Don't Just Do Something, Stand There!

Wait a minute- that phrase doesn't look right, does it?  We are accustomed to hearing it the other way around, aren't we?  And in a medical emergency, it would make sense not to stand around doing nothing.  But Murray Bowen, renown family systems therapist is known for his version "Don't Just Do Something, Stand There!"  I am not sure what he meant, but I can think of several situations where it really is best to wait before reacting.  

As parents, sometimes when at your wit's end with a toddler or teen, it is tempting to try everything to get behavior under control.  Perhaps you try time outs, time in, grounding, taking away privileges and listen to advice from your mother, friends, and other family members.  However, it takes time and consistency after implementing new strategies for change to occur.  If you are expecting to see change in a day and get discouraged, giving up and moving to on to a new strategy, it can be confusing to your child and create new difficulties.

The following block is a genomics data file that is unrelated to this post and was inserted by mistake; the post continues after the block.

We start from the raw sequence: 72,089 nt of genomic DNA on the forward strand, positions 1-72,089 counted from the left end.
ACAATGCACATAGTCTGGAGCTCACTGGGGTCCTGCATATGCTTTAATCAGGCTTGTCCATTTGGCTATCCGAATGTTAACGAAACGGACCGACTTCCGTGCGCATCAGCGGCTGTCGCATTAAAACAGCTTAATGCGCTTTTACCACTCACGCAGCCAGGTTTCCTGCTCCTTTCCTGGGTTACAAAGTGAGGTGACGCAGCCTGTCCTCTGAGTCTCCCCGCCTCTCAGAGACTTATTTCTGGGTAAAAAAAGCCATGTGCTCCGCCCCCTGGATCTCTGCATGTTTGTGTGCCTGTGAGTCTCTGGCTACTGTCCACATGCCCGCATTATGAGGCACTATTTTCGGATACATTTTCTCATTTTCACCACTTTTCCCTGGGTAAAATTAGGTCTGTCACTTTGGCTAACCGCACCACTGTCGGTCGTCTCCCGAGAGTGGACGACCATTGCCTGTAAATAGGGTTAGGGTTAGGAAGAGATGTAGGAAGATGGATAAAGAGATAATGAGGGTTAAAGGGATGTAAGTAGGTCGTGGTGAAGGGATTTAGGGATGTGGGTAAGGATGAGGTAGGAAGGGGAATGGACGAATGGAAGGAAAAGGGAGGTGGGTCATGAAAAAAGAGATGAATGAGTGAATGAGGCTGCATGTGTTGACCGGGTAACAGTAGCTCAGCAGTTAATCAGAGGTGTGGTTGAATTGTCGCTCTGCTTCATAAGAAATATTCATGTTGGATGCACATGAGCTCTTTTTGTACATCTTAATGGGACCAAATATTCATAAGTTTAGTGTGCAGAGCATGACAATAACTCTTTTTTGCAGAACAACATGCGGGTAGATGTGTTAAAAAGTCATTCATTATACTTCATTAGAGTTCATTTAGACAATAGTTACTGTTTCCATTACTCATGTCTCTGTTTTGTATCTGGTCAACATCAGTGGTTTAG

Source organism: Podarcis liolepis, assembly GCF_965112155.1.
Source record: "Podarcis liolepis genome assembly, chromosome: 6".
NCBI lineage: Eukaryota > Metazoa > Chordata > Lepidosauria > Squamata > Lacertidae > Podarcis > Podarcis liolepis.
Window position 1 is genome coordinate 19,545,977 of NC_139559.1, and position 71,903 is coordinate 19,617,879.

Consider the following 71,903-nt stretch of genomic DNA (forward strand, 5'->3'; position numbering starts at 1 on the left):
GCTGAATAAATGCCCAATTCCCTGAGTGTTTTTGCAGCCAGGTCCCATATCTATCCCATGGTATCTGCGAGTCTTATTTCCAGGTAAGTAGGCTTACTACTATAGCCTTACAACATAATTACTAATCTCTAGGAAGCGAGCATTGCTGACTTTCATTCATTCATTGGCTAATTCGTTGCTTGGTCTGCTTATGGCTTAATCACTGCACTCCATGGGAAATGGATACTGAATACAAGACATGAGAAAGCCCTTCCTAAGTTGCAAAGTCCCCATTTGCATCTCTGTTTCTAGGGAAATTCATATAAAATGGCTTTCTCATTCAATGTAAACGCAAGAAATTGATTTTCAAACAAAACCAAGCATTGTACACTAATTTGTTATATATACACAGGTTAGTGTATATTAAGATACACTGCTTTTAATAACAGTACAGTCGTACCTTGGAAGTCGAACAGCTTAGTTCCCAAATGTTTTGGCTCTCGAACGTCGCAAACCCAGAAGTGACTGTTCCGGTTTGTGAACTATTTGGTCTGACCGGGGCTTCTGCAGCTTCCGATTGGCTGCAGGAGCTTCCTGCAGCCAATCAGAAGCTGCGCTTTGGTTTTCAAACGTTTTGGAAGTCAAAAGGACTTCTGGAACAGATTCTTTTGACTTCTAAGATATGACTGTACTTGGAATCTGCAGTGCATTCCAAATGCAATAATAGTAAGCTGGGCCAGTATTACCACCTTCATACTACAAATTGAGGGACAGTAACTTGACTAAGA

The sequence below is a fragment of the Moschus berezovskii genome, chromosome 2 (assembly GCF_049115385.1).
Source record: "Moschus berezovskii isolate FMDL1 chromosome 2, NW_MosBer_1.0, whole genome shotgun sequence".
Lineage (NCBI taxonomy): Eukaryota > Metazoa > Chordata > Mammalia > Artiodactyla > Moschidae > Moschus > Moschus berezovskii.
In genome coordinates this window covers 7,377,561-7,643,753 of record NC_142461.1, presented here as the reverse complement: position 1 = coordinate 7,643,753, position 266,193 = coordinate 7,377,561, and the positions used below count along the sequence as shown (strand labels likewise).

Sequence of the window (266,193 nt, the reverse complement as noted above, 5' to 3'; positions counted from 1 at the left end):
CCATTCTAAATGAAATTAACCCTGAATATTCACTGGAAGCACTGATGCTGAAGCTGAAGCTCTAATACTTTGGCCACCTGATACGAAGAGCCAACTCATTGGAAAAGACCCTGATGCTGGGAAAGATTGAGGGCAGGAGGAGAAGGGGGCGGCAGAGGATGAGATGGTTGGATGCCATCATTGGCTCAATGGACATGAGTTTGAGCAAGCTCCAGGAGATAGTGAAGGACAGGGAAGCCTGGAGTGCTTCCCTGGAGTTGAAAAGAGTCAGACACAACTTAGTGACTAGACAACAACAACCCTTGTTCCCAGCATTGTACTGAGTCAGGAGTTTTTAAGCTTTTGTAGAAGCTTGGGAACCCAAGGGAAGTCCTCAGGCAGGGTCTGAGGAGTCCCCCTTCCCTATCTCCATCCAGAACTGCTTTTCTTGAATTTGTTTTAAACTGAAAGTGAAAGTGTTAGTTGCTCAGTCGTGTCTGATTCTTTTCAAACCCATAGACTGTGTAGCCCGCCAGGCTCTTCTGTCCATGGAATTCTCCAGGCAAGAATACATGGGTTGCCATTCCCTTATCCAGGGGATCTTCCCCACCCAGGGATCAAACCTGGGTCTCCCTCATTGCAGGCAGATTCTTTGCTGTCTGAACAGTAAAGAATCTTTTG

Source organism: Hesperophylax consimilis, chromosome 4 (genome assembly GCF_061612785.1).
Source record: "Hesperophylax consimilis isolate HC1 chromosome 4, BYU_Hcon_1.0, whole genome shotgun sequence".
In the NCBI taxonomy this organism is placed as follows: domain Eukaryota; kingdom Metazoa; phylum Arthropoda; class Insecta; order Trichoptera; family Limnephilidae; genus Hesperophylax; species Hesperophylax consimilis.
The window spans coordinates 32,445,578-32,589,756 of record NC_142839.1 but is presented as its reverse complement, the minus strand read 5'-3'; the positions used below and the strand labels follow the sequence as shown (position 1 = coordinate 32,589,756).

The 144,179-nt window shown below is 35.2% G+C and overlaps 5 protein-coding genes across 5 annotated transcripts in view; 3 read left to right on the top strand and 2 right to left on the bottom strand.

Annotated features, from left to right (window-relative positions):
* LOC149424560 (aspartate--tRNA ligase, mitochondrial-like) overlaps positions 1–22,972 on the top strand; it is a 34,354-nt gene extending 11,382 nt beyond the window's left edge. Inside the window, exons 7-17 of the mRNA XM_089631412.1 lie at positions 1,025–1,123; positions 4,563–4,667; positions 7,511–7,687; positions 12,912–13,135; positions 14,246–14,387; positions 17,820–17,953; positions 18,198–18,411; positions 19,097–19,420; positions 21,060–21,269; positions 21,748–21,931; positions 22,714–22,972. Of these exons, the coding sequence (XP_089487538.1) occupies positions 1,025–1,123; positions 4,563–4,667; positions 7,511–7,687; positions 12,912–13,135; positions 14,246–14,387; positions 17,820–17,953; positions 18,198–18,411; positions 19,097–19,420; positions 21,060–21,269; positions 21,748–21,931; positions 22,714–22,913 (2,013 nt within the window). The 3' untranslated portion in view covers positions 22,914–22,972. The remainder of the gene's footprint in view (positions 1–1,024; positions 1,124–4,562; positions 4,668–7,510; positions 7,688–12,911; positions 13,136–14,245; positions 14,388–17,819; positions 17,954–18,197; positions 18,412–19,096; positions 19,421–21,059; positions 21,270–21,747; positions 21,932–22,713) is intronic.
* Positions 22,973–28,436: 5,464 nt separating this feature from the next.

Couples who have been stuck in a negative pattern for a long time may also encounter the same problem when they attempt to make positive changes.   I have worked with couples who have been to several therapists, read a slew of books, and been to marriage conferences.  They are highly motivated, but get discouraged when change doesn't occur quickly.  They hop from one hopeful solution after another. Expecting change to occur overnight without any speed bumps along the way may just set them up for disappointment. 

 I wonder sometimes if stepping back, sticking with one approach and looking for slow improvement may be more helpful. To me, "standing there" does not imply that progress is not being made.  Rather, it may be giving change a chance to happen instead of reacting out of our own anxiety and desperation.  It is a slowing down and looking at the big picture, being mindful of the present moment.